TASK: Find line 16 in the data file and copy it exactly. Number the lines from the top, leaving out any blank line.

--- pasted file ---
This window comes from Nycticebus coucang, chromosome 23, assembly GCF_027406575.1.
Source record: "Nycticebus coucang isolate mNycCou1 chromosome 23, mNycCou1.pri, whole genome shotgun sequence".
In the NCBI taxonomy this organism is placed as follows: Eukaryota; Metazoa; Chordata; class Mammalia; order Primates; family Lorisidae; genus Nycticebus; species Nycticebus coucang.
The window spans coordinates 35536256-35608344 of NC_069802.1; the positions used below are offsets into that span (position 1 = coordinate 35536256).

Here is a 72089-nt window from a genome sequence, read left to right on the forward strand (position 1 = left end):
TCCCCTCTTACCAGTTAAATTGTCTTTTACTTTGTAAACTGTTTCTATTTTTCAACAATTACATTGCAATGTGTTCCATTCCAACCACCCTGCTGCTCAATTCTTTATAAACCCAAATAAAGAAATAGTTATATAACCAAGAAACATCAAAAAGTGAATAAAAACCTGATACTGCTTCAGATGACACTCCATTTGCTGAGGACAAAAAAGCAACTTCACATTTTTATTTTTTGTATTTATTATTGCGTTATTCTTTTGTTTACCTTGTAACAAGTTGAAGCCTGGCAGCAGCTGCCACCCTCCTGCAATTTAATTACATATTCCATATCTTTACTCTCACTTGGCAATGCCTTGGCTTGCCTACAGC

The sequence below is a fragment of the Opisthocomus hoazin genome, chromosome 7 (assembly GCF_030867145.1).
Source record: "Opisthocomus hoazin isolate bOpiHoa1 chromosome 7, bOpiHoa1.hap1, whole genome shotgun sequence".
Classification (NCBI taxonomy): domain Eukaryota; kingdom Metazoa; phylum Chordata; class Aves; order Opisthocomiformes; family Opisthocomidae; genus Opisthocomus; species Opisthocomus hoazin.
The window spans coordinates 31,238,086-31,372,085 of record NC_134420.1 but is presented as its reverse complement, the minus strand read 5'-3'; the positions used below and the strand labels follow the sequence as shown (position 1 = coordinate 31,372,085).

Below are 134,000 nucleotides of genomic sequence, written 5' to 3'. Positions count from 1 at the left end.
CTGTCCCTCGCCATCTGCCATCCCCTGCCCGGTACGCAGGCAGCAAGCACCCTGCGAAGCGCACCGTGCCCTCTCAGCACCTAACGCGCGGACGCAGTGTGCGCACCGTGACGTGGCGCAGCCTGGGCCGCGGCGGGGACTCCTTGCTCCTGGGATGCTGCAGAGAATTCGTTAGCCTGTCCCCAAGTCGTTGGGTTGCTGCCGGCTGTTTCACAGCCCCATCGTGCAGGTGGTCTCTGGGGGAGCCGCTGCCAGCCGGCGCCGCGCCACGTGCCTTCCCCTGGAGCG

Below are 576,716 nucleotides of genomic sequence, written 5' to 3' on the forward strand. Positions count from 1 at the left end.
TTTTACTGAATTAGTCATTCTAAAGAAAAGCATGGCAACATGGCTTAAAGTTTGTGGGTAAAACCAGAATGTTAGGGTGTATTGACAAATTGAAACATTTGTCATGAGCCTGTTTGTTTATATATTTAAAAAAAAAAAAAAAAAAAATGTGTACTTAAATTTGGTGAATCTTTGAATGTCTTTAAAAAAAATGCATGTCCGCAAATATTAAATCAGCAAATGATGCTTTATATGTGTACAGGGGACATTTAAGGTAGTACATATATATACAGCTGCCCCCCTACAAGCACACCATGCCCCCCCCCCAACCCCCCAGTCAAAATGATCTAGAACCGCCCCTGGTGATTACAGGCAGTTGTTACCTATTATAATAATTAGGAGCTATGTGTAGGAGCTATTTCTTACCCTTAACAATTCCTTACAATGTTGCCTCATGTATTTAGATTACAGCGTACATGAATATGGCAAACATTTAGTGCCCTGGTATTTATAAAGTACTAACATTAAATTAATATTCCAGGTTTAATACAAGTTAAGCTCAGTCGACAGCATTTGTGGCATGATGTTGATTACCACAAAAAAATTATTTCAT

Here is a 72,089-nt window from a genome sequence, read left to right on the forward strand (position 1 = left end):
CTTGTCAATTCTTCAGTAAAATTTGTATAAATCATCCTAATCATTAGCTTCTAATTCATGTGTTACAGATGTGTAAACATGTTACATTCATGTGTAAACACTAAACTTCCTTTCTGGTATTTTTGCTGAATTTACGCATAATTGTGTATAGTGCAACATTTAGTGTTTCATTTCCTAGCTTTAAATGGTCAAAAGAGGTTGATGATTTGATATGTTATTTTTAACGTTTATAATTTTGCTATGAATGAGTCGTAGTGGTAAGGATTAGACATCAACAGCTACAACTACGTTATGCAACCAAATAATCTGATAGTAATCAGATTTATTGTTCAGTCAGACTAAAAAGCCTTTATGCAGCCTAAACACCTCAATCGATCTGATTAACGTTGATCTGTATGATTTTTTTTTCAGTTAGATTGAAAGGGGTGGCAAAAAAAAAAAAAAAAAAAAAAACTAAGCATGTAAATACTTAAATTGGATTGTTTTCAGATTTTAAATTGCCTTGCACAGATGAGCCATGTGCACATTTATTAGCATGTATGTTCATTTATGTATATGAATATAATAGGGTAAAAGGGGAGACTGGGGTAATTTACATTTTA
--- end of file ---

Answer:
CTTGTCAATTCTTCAGTAAAATTTGTATAAATCATCCTAATCATTAGCTTCTAATTCATGTGTTACAGATGTGTAAACATGTTACATTCATGTGTAAACACTAAACTTCCTTTCTGGTATTTTTGCTGAATTTACGCATAATTGTGTATAGTGCAACATTTAGTGTTTCATTTCCTAGCTTTAAATGGTCAAAAGAGGTTGATGATTTGATATGTTATTTTTAACGTTTATAATTTTGCTATGAATGAGTCGTAGTGGTAAGGATTAGACATCAACAGCTACAACTACGTTATGCAACCAAATAATCTGATAGTAATCAGATTTATTGTTCAGTCAGACTAAAAAGCCTTTATGCAGCCTAAACACCTCAATCGATCTGATTAACGTTGATCTGTATGATTTTTTTTTCAGTTAGATTGAAAGGGGTGGCAAAAAAAAAAAAAAAAAAAAAAACTAAGCATGTAAATACTTAAATTGGATTGTTTTCAGATTTTAAATTGCCTTGCACAGATGAGCCATGTGCACATTTATTAGCATGTATGTTCATTTATGTATATGAATATAATAGGGTAAAAGGGGAGACTGGGGTAATTTACATTTTA